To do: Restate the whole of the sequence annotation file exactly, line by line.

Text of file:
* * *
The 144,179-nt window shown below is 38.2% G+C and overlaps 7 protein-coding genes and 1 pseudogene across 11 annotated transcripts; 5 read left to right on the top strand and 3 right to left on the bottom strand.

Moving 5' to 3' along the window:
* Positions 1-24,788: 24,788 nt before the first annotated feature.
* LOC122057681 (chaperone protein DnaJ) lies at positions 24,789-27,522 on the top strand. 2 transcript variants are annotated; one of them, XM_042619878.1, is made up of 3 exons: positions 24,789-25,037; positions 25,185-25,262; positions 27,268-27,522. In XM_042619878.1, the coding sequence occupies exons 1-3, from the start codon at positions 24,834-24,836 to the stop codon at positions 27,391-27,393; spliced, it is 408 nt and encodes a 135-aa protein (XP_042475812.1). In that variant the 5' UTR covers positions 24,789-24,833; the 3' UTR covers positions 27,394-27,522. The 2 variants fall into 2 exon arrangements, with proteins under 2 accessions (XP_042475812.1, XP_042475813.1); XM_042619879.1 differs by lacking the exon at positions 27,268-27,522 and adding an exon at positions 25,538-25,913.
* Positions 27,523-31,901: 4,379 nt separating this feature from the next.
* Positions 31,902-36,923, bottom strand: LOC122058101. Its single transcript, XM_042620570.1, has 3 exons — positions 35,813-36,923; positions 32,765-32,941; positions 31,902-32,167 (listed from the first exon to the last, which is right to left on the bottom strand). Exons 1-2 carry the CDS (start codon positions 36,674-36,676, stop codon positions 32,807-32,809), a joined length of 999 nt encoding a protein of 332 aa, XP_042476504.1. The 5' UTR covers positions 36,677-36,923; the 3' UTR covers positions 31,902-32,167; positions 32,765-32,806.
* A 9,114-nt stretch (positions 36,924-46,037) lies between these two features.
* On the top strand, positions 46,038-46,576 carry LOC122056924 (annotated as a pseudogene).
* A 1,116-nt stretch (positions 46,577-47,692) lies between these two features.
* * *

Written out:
The 144,179-nt window shown below is 38.2% G+C and overlaps 7 protein-coding genes and 1 pseudogene across 11 annotated transcripts; 5 read left to right on the top strand and 3 right to left on the bottom strand.

Moving 5' to 3' along the window:
* Positions 1-24,788: 24,788 nt before the first annotated feature.
* LOC122057681 (chaperone protein DnaJ) lies at positions 24,789-27,522 on the top strand. 2 transcript variants are annotated; one of them, XM_042619878.1, is made up of 3 exons: positions 24,789-25,037; positions 25,185-25,262; positions 27,268-27,522. In XM_042619878.1, the coding sequence occupies exons 1-3, from the start codon at positions 24,834-24,836 to the stop codon at positions 27,391-27,393; spliced, it is 408 nt and encodes a 135-aa protein (XP_042475812.1). In that variant the 5' UTR covers positions 24,789-24,833; the 3' UTR covers positions 27,394-27,522. The 2 variants fall into 2 exon arrangements, with proteins under 2 accessions (XP_042475812.1, XP_042475813.1); XM_042619879.1 differs by lacking the exon at positions 27,268-27,522 and adding an exon at positions 25,538-25,913.
* Positions 27,523-31,901: 4,379 nt separating this feature from the next.
* Positions 31,902-36,923, bottom strand: LOC122058101. Its single transcript, XM_042620570.1, has 3 exons — positions 35,813-36,923; positions 32,765-32,941; positions 31,902-32,167 (listed from the first exon to the last, which is right to left on the bottom strand). Exons 1-2 carry the CDS (start codon positions 36,674-36,676, stop codon positions 32,807-32,809), a joined length of 999 nt encoding a protein of 332 aa, XP_042476504.1. The 5' UTR covers positions 36,677-36,923; the 3' UTR covers positions 31,902-32,167; positions 32,765-32,806.
* A 9,114-nt stretch (positions 36,924-46,037) lies between these two features.
* On the top strand, positions 46,038-46,576 carry LOC122056924 (annotated as a pseudogene).
* A 1,116-nt stretch (positions 46,577-47,692) lies between these two features.